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Faster Loading Times with Prefetch, Preload and Prerender

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Prefetching, preloading and prerendering of external sources are a great way to ensure fast loading times, as the content is loaded in advance of the user clicking.

This article gives you an overview of possible techniques you can use for prefetch, preload and prerender. The general process is always identical, and very simple. With the href attribute, the HTML element defines to which URL or resource the preloading should refer. The rel attribute then indicates the type of preloading. This article doesn’t go into detail on which browsers support this feature, as this information becomes outdated very quickly, and this isn’t necessary according to the progressive enhancement approach.

DNS Prefetch

<link rel=”dns-prefetch” href=”//”>

With this line of code, which should be placed in the

area of the website, the browser is instructed to resolve the domain name. The “Domain Name System” has the task of connecting domains to their respective IP addresses.

When you type a URL into the address bar of a browser, the browser doesn’t know what to do with the domain or the host alone. It needs the IP address of the server. This DNS resolution takes time; usually between 20 and 250 milliseconds. With the -element, you can cut this process short by carrying out the translation of a domain or URL before the user clicks.


<link rel=”preconnect” href=”//”>

Preconnect is very similar to the DNS prefetch feature. The only difference is that it goes a step further and carries out a TCP (Transmission Control Protocol) and TLS (Transport Layer Security) handshake. In addition to collecting the DNS information, these are important processes that normally take a few milliseconds.

If you want to prefetch domains with an SSL certificate (e.g. it makes sense to use the element. Or, both elements can be combined:

<link rel=”dns-prefetch” href=”//”>
<link rel=”preconnect” href=”//”>


<link rel=”prefetch” href=”//”>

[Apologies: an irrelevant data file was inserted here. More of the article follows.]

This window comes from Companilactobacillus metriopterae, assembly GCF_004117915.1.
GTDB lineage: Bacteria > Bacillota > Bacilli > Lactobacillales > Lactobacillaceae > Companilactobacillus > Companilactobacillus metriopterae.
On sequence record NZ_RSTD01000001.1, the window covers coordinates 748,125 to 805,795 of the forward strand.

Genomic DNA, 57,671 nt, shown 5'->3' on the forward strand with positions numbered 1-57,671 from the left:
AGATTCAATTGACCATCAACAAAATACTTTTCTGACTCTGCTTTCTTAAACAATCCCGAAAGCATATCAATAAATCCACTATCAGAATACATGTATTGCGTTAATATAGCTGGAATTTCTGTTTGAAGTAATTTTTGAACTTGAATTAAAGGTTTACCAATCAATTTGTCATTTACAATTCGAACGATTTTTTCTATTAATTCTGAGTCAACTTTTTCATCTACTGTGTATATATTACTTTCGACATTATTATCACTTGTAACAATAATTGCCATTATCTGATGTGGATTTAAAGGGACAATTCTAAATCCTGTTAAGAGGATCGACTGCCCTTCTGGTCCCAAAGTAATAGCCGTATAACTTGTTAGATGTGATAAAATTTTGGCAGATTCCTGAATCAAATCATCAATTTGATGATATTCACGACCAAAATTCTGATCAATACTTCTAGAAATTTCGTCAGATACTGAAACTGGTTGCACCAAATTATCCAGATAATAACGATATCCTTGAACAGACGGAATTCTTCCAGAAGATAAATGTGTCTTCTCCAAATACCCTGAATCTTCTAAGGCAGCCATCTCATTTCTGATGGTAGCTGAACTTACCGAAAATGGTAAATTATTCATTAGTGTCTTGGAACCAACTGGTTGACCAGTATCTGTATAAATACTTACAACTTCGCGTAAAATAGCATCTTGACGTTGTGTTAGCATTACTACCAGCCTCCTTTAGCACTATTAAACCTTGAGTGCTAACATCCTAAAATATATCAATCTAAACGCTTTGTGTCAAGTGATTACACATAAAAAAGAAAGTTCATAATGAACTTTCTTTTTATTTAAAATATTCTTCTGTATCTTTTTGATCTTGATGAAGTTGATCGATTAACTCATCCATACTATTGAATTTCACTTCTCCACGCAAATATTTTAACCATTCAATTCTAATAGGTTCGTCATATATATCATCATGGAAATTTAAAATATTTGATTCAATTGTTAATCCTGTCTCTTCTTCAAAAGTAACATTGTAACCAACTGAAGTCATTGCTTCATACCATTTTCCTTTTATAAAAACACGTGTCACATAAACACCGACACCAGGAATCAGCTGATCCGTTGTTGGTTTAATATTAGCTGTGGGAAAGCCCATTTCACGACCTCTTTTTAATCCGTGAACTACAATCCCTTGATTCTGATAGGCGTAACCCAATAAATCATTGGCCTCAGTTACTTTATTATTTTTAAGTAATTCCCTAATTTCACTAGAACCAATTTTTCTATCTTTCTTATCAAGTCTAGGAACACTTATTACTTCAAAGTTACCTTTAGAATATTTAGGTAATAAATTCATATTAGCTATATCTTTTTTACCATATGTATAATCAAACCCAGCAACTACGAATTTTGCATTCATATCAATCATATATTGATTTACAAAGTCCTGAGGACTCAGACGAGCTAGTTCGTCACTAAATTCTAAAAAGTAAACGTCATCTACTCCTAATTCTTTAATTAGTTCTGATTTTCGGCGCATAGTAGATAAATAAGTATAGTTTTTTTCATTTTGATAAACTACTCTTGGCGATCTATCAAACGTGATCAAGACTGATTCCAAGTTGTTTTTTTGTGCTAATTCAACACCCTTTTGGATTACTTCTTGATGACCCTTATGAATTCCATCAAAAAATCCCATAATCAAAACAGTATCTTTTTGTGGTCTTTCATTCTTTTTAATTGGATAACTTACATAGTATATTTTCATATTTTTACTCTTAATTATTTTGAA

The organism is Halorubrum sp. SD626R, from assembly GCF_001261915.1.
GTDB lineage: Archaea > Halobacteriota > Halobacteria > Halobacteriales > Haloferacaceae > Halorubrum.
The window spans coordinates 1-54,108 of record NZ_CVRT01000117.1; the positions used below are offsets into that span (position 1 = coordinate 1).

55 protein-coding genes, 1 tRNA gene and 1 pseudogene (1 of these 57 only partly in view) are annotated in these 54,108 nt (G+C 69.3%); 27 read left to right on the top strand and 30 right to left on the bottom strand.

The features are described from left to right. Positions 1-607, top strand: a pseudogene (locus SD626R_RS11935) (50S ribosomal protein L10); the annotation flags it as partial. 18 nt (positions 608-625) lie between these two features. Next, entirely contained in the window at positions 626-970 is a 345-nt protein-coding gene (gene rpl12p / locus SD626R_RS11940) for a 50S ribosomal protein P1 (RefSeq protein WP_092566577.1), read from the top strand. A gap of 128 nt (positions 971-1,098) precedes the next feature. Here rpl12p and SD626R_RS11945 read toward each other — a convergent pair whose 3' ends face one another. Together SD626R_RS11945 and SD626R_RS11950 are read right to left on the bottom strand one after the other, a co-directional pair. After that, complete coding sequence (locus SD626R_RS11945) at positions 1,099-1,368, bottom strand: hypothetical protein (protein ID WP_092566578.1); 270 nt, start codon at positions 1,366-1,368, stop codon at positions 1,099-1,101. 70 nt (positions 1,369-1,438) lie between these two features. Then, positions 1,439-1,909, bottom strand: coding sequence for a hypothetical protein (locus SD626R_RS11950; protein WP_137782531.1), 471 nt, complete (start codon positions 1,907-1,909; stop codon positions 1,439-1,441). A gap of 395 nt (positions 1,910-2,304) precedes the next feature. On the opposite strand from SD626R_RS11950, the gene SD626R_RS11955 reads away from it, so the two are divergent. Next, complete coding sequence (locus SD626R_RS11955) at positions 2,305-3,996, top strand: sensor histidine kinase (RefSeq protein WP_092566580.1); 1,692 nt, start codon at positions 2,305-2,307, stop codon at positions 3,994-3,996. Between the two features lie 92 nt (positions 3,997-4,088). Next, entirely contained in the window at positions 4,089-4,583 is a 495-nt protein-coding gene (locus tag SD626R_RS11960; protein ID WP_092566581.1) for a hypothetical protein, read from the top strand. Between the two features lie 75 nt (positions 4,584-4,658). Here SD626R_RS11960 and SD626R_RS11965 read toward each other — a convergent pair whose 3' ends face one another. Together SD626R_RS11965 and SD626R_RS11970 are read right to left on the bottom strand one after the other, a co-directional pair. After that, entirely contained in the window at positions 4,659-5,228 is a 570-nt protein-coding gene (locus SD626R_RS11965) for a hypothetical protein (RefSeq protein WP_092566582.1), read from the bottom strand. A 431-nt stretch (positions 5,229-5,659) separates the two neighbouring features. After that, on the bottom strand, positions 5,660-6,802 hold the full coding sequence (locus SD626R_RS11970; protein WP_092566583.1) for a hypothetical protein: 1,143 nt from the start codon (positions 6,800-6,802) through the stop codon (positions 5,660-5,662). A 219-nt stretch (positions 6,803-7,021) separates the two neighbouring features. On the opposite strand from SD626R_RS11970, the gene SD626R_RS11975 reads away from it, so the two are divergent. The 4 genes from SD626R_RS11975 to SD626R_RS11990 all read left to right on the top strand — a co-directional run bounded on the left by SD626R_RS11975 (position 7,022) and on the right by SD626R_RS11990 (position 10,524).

‘Prefetch’ sounds almost identical with “DNS Prefetch described above”, but it’s very important not to confuse them with each other. Prefetch should mainly be used to preload static resources like images, CSS– and Javascript files. The entire file is downloaded and saved in the browser cache. Prefetching HTML documents is also possible, but later in the article we’ll show you some more effective methods for this.

However, bear in mind that you can’t rely on a resource being downloaded. Browsers use their capacities intelligently. Firefox, for instance, only downloads one file per element if it is idle and has no other tasks to carry out. It also completely ignores large files if the user has a slow network connection.

Nevertheless, prefetching is an excellent way to graphics and images in advance, which, for example are only needed after a Javascript action or a CSS hover. In an online shop, you could also prefetch the CSS files for the checkout part, as soon as the user has placed the first article in the shopping cart.


<link rel=”subresource” href=”//”>

The subresource feature is comparable with . Here too, the specified file is downloaded from the server and stored in the browser’s cache.

The difference here is in prioritising. As with prefetching, the browser decides whether and when the resource is necessary. The subresource however states that the file is highly important for the current website, and will be necessary shortly. In that sense, the browser attributes a much higher priority to the download.